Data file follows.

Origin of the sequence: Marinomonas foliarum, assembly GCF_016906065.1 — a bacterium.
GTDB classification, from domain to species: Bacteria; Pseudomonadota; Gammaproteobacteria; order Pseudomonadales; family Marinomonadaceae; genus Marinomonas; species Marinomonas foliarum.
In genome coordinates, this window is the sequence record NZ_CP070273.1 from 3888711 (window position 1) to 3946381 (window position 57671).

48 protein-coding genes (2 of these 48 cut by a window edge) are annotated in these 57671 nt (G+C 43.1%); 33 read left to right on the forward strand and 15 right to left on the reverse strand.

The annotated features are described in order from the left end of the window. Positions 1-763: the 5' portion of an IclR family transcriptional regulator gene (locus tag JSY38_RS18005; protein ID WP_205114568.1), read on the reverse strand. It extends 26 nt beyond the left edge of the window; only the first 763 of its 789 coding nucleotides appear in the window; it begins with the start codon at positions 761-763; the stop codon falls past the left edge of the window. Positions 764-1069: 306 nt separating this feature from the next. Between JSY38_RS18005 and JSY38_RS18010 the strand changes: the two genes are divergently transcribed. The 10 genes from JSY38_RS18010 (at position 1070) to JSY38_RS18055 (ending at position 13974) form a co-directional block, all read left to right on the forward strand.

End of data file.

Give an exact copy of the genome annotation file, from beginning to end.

Origin of the sequence: Marinomonas foliarum, assembly GCF_016906065.1 — a bacterium.
GTDB classification, from domain to species: Bacteria; Pseudomonadota; Gammaproteobacteria; order Pseudomonadales; family Marinomonadaceae; genus Marinomonas; species Marinomonas foliarum.
In genome coordinates, this window is the sequence record NZ_CP070273.1 from 3888711 (window position 1) to 3946381 (window position 57671).

48 protein-coding genes (2 of these 48 cut by a window edge) are annotated in these 57671 nt (G+C 43.1%); 33 read left to right on the forward strand and 15 right to left on the reverse strand.

The annotated features are described in order from the left end of the window. Positions 1-763: the 5' portion of an IclR family transcriptional regulator gene (locus tag JSY38_RS18005; protein ID WP_205114568.1), read on the reverse strand. It extends 26 nt beyond the left edge of the window; only the first 763 of its 789 coding nucleotides appear in the window; it begins with the start codon at positions 761-763; the stop codon falls past the left edge of the window. Positions 764-1069: 306 nt separating this feature from the next. Between JSY38_RS18005 and JSY38_RS18010 the strand changes: the two genes are divergently transcribed. The 10 genes from JSY38_RS18010 (at position 1070) to JSY38_RS18055 (ending at position 13974) form a co-directional block, all read left to right on the forward strand.